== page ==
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#Storyteller: Episode 107 with the Washington Post’s Dave Jorgenson

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You may have seen (and laughed at) one of the Washington Post’s TikTok videos. Dave  Jorgenson is a Creative Video Producer, and the creator and brilliant mind behind the Post’s TikTok account that has more than half a million followers. Jorgeson has carved out a niche on the latest social media platform, as he attracts a new audience to the newspaper’s journalism with bite-sized videos.

Dave joins us for this episode of #Storyteller to walk through his story, his process, and the TikTok best practices he’s learned on the job.

 

 

On defining your personality on TikTok:

This is something that was true on YouTube, but I think even more on TikTok, you have to really be yourself. If one video’s successful that was kind of faked, for lack of a better word, people catch on really quickly. I saw recently, these two, I think they’re brothers, they post these videos that look like trick shots. I think at one point someone had called them out. So now, what they do is they post the behind-the-scenes footage of the trick shot, showing how it was faked and then they post the trick shot. Which I think is genius, because then if you find the trick shot first, which is what I did, you’re like ‘woah, how do they do that?’ Then you go to their page, and you immediately find out they are faking this, but they’re totally copping up to it. It’s kind of beautiful. It’s just great that that is the culture of TikTok. We want you to be honest. It’s okay if you’re doing this, but be consistent and don’t lie to us. I think just having that raw, unfiltered approach is really important on TikTok.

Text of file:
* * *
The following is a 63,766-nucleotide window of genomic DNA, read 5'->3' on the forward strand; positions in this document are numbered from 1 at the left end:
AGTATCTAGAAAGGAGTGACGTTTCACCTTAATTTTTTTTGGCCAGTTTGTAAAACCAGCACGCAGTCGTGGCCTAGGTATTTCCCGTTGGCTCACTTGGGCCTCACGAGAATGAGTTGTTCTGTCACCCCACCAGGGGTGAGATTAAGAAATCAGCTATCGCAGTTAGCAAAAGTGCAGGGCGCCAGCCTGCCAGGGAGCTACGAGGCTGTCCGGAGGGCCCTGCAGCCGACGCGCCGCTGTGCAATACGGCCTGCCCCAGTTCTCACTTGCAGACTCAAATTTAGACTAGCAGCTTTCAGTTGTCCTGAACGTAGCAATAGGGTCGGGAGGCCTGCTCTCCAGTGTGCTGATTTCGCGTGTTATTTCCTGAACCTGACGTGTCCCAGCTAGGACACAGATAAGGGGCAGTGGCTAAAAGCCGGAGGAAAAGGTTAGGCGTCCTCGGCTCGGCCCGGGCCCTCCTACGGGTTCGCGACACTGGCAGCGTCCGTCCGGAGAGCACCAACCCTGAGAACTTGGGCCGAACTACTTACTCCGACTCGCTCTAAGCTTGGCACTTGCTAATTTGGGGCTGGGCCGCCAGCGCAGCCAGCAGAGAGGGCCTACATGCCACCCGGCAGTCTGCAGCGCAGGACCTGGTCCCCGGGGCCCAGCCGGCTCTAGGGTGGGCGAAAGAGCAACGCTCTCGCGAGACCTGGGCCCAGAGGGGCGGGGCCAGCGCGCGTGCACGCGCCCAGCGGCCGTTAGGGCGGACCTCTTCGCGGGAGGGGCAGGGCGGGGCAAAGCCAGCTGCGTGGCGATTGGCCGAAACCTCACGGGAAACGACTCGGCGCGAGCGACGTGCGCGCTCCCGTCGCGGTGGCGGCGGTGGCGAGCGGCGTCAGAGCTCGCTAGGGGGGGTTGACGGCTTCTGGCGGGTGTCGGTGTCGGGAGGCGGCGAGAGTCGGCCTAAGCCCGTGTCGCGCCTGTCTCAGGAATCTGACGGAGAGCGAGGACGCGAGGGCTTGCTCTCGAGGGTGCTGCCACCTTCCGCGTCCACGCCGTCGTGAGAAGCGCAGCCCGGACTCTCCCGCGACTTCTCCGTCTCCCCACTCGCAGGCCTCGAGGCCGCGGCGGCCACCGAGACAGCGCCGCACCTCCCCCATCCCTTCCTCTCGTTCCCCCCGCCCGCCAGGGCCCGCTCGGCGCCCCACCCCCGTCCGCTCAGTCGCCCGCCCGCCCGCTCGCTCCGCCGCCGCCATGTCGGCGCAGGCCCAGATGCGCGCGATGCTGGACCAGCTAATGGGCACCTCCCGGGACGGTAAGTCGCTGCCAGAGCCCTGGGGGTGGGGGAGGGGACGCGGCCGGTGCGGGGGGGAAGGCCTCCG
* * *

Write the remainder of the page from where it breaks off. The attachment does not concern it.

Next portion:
On the collaborative nature of TikTok: 

It’s very collaborative, in a way that anyone that’s been in video, or any video team can appreciate. Any set has like, depending on their budget, 400-500 people. I think TikTok sort of does that in the same way. It’s collaborative in that you just keep adding on. We’ll often use a meme, then we’ll just tack something on at the end just to put our own flair on it. Maybe it’s someone wearing a paper hat or maybe it cuts to an editor, a lot of things I usually do is I do the meme, and then I pull back and I show the office staring at me, like, ‘what the hell is this guy doing?’ and people like that. We’ve now made our version of that, but we’re not telling them that. We’re not telling anyone else on TikTok what they should find funny, we’re just sort of adding to the joke. 

 

On seeing the potential of TikTok:

For me, I saw the promise in it. I did do a lot of Vine at my old job. We set up a whole account where every debate night, everyone would make 4 or 5 Vines each, based off of funny things that happened. I saw the potential in it and that it could work for a news site. I also just thought, this app is amazing. You can use 15 seconds of virtually any music, without having to worry about royalties, it was fair use. For anyone that likes to edit, and edit good music, that’s a dream. 

 

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